COLUMBUS, Ohio — As the weather changes, so do the frequency of a turkey's gobble.
Turkeys have an air sac located in their chest called the cervical air sac that can be compressed when there is a drop in barometric pressure, change in temperature, or even a chance of rain.
According to the National Wild Turkey Federation, gobbling is frequent when winds are calm, around 1-3 mph. They also find prime gobbling when the barometric pressure is between 29.9 to 30.2 inches, this is associated with calm weather.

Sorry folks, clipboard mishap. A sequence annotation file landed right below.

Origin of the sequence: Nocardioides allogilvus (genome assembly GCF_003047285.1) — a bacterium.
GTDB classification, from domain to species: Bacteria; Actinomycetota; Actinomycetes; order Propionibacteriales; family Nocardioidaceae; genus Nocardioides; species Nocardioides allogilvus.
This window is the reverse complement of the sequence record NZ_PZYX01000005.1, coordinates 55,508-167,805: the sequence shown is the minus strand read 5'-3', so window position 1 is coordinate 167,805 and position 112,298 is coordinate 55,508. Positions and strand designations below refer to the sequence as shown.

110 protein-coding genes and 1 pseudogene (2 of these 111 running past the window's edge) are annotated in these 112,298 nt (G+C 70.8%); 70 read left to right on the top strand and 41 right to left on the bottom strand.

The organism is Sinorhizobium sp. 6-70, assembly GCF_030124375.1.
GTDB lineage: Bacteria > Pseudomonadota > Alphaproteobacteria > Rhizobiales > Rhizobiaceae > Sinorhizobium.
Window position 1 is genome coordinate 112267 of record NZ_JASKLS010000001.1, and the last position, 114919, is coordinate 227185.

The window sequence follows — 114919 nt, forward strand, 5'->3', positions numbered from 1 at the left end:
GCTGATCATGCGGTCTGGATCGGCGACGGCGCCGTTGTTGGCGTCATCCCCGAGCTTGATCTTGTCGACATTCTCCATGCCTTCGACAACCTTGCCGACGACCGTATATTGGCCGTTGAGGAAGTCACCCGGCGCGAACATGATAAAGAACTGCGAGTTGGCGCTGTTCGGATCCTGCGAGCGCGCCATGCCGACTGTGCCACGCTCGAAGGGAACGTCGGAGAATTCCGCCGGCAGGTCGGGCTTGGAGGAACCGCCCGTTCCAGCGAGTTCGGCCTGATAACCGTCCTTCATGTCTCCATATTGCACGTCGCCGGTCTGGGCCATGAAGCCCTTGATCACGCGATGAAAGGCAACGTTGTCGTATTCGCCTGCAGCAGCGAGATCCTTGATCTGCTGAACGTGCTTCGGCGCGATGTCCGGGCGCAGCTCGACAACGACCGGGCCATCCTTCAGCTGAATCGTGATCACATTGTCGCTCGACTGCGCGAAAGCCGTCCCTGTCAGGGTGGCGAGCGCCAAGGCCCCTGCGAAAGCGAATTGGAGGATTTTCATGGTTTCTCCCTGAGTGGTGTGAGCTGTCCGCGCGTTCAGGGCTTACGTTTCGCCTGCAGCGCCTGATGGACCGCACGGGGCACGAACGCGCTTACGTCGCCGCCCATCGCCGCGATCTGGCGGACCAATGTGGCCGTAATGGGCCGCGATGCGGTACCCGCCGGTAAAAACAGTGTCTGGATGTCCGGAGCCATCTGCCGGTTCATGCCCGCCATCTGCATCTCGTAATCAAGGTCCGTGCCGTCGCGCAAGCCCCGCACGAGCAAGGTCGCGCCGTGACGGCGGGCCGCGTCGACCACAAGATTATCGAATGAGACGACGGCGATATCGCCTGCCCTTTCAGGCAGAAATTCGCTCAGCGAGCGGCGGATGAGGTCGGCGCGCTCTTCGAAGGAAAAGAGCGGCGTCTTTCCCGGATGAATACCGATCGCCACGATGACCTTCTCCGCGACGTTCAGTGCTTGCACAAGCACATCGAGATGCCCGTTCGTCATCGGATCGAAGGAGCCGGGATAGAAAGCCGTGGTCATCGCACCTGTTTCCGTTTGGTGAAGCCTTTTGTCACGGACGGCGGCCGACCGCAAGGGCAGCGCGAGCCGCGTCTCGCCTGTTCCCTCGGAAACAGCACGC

Brian Banbury, from the Ohio Department of Natural Resources, explains that turkeys are less vocal when the weather is cold, rainy, or even windy. Their prime conditions seem to be temperatures around 30-60 degrees.
There are other factors when it comes to a turkey's famous sound, like their age, and if there are hens in the area.